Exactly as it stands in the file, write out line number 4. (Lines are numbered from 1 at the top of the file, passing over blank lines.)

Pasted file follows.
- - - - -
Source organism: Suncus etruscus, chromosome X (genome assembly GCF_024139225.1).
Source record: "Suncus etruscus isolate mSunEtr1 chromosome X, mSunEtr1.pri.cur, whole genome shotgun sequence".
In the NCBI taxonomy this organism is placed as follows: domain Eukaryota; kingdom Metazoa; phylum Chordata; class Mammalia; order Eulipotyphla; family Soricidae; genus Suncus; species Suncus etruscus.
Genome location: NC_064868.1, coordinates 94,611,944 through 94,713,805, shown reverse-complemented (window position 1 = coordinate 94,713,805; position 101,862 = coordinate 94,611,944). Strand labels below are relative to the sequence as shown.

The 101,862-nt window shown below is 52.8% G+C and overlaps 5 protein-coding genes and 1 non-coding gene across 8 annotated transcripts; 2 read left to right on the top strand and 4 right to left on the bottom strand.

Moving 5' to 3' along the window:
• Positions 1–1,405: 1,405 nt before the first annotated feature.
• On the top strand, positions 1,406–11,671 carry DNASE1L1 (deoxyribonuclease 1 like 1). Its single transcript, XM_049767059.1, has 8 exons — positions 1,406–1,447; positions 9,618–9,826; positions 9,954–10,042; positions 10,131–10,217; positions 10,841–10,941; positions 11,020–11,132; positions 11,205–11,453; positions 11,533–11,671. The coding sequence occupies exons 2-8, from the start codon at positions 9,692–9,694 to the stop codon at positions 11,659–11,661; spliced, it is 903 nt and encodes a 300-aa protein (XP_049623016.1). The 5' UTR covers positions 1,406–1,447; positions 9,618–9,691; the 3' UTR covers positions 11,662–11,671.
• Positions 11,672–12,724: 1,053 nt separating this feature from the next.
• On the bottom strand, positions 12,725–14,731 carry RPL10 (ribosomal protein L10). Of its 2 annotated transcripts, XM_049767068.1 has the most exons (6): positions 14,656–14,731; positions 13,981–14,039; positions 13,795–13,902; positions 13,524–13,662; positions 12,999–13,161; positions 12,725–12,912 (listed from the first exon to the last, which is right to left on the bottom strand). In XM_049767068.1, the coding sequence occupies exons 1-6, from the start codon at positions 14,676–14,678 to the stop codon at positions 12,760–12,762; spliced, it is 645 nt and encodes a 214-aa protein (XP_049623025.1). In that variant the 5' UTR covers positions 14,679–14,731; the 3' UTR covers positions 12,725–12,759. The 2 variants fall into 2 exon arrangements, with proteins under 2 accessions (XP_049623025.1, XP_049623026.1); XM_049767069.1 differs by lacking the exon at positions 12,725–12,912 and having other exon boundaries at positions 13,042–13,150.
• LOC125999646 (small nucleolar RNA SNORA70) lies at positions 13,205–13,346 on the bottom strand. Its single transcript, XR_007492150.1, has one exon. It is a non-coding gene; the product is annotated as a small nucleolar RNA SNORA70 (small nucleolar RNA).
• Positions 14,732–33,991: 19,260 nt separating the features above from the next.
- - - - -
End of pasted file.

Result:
Genome location: NC_064868.1, coordinates 94,611,944 through 94,713,805, shown reverse-complemented (window position 1 = coordinate 94,713,805; position 101,862 = coordinate 94,611,944). Strand labels below are relative to the sequence as shown.